4. Talk with your Parents about Their Expectations and Ground Rules for Going Online
- It's important that you and your parents are on the same "channel" when it comes to your online activities. This includes when you can go online, how long you can stay online, and what activities you can do online. Communicating with your parents doesn't mean that you have to give up your privacy. It just means that you come to an agreement based on mutual trust and understanding. While you're at it, perhaps you can help your parents better understand the Internet, what it can be used for, and how it is helpful for teens.
- I will not give out personal information such as my address, telephone number, parents' work address/telephone number, or the name and location of my school without my parents' permission.
- I will tell my parents right away if I come across any information that makes me feel uncomfortable.
- I will never agree to get together with someone I "meet" online without first checking with my parents. If my parents agree to the meeting, I will be sure that it is in a public place and bring my mother or father along.
- I will never send a person my picture or anything else without first checking with my parents.
- I will not respond to any messages that are mean or in any way make me feel uncomfortable. It is not my fault if I get a message like that. If I do I will tell my parents right away so that they can contact the service provider.
- I will talk with my parents so that we can set up rules for going online. We will decide upon the time of day that I can be online, the length of time I can be online and appropriate areas for me to visit. I will not access other areas or break these rules without their permission.
- I will not give out my Internet password to anyone (even my best friends) other than my parents.
- I will check with my parents before downloading or installing software or doing anything that could possibly hurt our computer or jeopardize my family's privacy.
- I will be a good online citizen and not do anything that hurts other people or is against the law.
- I will help my parents understand how to have fun and learn things online and teach them things about the Internet, computers and other technology.
Rules one through six are adapted from the brochure Child Safety on the Information Highway bySafeKids.Com
founder Larry Magid. (© 2004 National Center for Missing and Exploited Children). Rules 7 through 10 are copyrighted by Larry Magid (© 2005)
Sign a Child/Parent Internet Safety Agreement between you and your kids.
Too much time or too little time is subjective. Only you will know for sure and each child is different. Some kids really use the computer for studying, emailing their friends and playing games, while others spend hours surfing, going into chat rooms and even going into adult web sites that are not appropriate for children.
If your child tends to research homework, they can spend hours on the Internet and if they are seriously into games and chat rooms they can spend days on the Internet. Kids are great at switching from one screen to another, making it difficult for you to know what they're really doing.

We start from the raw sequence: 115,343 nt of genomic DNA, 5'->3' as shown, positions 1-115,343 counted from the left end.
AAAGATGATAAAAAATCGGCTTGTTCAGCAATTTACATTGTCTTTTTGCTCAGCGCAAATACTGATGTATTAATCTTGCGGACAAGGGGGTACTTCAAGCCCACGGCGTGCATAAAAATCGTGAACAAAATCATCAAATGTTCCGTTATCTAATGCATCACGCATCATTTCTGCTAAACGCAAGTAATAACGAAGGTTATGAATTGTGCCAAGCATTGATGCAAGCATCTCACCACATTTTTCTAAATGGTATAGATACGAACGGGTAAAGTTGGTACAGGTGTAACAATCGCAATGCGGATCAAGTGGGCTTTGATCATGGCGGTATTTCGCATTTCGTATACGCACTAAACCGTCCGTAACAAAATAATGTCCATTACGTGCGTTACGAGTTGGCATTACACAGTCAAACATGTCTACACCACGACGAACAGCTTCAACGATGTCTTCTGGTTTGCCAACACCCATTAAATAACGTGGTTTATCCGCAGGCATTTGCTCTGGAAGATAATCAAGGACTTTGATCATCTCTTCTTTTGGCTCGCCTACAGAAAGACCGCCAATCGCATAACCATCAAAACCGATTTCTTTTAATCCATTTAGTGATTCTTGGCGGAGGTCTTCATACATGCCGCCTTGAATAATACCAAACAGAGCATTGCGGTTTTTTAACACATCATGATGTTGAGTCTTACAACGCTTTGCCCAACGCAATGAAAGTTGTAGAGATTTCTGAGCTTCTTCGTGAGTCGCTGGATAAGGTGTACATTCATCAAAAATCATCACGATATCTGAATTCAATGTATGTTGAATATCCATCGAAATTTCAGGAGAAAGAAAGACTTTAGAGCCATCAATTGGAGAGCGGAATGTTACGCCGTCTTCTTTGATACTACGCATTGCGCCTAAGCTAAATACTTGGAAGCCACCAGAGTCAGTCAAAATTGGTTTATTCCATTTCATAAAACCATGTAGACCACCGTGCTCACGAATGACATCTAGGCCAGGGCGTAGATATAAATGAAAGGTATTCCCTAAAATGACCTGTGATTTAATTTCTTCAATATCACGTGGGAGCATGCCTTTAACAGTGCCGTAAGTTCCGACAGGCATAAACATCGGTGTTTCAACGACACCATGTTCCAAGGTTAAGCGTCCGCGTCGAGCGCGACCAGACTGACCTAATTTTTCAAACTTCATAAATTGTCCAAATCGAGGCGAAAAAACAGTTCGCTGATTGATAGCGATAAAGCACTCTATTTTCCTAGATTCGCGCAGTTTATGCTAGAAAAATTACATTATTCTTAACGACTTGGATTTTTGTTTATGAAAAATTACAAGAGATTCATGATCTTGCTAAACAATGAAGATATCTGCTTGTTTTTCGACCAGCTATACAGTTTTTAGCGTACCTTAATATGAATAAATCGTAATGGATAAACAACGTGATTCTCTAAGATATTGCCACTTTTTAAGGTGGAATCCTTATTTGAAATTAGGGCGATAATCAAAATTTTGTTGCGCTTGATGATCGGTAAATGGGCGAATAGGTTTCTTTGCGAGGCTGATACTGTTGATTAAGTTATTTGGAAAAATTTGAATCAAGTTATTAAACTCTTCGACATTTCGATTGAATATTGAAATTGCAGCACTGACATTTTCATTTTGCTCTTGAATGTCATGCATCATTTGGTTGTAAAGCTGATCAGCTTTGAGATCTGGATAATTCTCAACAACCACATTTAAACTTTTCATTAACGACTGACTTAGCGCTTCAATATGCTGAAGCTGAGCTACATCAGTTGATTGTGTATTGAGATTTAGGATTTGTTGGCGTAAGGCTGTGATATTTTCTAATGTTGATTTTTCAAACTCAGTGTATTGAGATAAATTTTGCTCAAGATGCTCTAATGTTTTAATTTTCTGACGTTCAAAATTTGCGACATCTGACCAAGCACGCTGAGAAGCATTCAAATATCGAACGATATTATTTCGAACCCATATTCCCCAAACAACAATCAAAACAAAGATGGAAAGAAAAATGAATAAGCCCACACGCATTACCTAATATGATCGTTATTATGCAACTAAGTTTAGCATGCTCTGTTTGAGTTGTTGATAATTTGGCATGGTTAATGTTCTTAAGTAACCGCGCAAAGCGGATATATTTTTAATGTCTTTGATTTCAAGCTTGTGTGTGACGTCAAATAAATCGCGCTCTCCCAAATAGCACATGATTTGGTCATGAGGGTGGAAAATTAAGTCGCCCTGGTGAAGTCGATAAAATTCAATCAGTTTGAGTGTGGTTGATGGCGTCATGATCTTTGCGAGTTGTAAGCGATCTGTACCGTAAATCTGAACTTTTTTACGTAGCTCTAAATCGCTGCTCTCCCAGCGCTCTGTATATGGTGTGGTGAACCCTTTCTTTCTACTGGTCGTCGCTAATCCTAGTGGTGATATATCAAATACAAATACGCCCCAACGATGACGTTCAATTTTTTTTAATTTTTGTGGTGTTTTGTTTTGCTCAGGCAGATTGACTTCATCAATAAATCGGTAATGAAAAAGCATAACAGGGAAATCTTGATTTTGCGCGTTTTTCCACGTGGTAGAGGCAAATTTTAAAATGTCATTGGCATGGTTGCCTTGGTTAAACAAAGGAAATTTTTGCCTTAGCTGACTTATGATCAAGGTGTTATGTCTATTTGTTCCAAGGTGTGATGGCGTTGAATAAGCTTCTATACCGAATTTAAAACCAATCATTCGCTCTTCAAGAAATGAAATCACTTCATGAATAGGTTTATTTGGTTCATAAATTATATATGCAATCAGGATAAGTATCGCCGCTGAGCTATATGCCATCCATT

Once you know the facts and rules, and your child's needs on the Internet, you will create your own timeline as to how long your child will spend on it.
However, when children spend too much time on the computer they tend to neglect their studies, chores and social activities. It is very easy for children to loose track of time while on computer. Therefore, it is important for you as a parent to provide limits to their computer use.How to know what your children are doing online
Understand that kids are very curious about a variety of subjects. Often they will use the Internet to view material that is only appropriate for adults.
Although you want to respect their privacy, you need to know what they do with their time every day...especially on the Internet. Learn how your kids surf the Web. Sit down with them and ask them to show you the sites they surf. Get familiar with their patterns of use and time spent online. Learn the potential threats that they can be exposed to and look for changes in behavior. Remember that many mobile phones now offer Internet access.Emails and Chat rooms
Kids love sending and receiving email, instant messaging and the interaction in chat rooms. Be sure you know who they're sending emails to and who they're getting emails from. And be sure you know if they're visiting chat rooms, which ones, and what goes on in those chat rooms.
Chat rooms can be misused. There isn't a chat room on the Internet where you won't find at least one adult sexual predator. It's a fact of life. They masquerade as kids and teens and make indecent proposals ... often luring children and teen to meet them. These meetings are set up for one reason -- to harm children and teens.
Kids and teens need to know that unless they absolutely know the person they are communicating with over the Internet, not to accept everything a person says online at face value. They must understand the online danger they could be in and be alert.Cyber Space Activity
According to a new survey commissioned by the National Center for Missing & Exploited Children and Cox Communications, only about half of the parents surveyed were monitoring their kids' online activity daily or weekly. The other half of the parents said that they don't have or don't know if they have software on their computer(s) capable of monitoring where their teens go online or with whom they interact. Additional findings include:
- 42% of parents don't review the content that their teen(s) are reading and/or writing in chat rooms or instant messages;
- Parents are not familiar with the most common IM shorthand/lingo,i.e. :
- 57% of parents don't know LOL (laughing out loud)
- 68% don't know BRB (be right back)
- 92% were unaware that A/S/L means age/sex/location
- 95% of parents weren't familiar with POS (parents over shoulder) and P911 (parent alert)
- 28% of parents don't know if their teens are speaking with strangers online;
- 30% of parents let their teens use computers in private areas of the home (e.g. bedroom, office).